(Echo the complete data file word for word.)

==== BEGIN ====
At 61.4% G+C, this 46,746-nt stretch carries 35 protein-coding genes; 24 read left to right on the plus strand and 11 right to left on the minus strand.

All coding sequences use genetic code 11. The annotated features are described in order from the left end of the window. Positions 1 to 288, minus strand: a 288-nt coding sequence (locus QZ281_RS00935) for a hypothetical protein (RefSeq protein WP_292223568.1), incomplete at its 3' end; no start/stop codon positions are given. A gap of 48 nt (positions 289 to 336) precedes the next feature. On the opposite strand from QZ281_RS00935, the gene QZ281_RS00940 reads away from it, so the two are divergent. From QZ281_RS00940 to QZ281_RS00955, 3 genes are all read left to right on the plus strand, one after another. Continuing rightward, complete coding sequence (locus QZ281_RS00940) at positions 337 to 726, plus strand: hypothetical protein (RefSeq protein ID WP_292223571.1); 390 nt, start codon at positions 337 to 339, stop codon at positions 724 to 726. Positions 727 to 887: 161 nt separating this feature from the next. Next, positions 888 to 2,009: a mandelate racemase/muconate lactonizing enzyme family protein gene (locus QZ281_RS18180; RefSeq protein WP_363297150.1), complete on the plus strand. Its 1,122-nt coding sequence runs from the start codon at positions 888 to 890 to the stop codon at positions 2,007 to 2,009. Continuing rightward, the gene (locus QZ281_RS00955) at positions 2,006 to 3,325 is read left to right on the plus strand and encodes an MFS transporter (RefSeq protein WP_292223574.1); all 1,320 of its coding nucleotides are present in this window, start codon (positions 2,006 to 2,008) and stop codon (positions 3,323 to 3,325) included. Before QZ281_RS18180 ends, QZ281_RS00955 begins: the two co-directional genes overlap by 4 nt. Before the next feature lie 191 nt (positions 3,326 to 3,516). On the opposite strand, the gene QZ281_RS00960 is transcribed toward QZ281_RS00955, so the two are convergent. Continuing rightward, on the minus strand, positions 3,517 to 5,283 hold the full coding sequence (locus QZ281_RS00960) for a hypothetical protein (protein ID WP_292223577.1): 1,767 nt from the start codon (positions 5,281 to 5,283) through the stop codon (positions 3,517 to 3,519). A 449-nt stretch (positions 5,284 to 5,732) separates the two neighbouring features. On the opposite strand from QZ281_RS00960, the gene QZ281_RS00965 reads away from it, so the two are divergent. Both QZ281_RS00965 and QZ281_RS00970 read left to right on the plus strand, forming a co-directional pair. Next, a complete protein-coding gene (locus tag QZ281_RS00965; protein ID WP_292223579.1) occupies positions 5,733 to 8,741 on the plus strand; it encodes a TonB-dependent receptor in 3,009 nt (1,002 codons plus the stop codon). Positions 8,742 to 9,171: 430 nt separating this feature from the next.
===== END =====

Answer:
At 61.4% G+C, this 46,746-nt stretch carries 35 protein-coding genes; 24 read left to right on the plus strand and 11 right to left on the minus strand.

All coding sequences use genetic code 11. The annotated features are described in order from the left end of the window. Positions 1 to 288, minus strand: a 288-nt coding sequence (locus QZ281_RS00935) for a hypothetical protein (RefSeq protein WP_292223568.1), incomplete at its 3' end; no start/stop codon positions are given. A gap of 48 nt (positions 289 to 336) precedes the next feature. On the opposite strand from QZ281_RS00935, the gene QZ281_RS00940 reads away from it, so the two are divergent. From QZ281_RS00940 to QZ281_RS00955, 3 genes are all read left to right on the plus strand, one after another. Continuing rightward, complete coding sequence (locus QZ281_RS00940) at positions 337 to 726, plus strand: hypothetical protein (RefSeq protein ID WP_292223571.1); 390 nt, start codon at positions 337 to 339, stop codon at positions 724 to 726. Positions 727 to 887: 161 nt separating this feature from the next. Next, positions 888 to 2,009: a mandelate racemase/muconate lactonizing enzyme family protein gene (locus QZ281_RS18180; RefSeq protein WP_363297150.1), complete on the plus strand. Its 1,122-nt coding sequence runs from the start codon at positions 888 to 890 to the stop codon at positions 2,007 to 2,009. Continuing rightward, the gene (locus QZ281_RS00955) at positions 2,006 to 3,325 is read left to right on the plus strand and encodes an MFS transporter (RefSeq protein WP_292223574.1); all 1,320 of its coding nucleotides are present in this window, start codon (positions 2,006 to 2,008) and stop codon (positions 3,323 to 3,325) included. Before QZ281_RS18180 ends, QZ281_RS00955 begins: the two co-directional genes overlap by 4 nt. Before the next feature lie 191 nt (positions 3,326 to 3,516). On the opposite strand, the gene QZ281_RS00960 is transcribed toward QZ281_RS00955, so the two are convergent. Continuing rightward, on the minus strand, positions 3,517 to 5,283 hold the full coding sequence (locus QZ281_RS00960) for a hypothetical protein (protein ID WP_292223577.1): 1,767 nt from the start codon (positions 5,281 to 5,283) through the stop codon (positions 3,517 to 3,519). A 449-nt stretch (positions 5,284 to 5,732) separates the two neighbouring features. On the opposite strand from QZ281_RS00960, the gene QZ281_RS00965 reads away from it, so the two are divergent. Both QZ281_RS00965 and QZ281_RS00970 read left to right on the plus strand, forming a co-directional pair. Next, a complete protein-coding gene (locus tag QZ281_RS00965; protein ID WP_292223579.1) occupies positions 5,733 to 8,741 on the plus strand; it encodes a TonB-dependent receptor in 3,009 nt (1,002 codons plus the stop codon). Positions 8,742 to 9,171: 430 nt separating this feature from the next.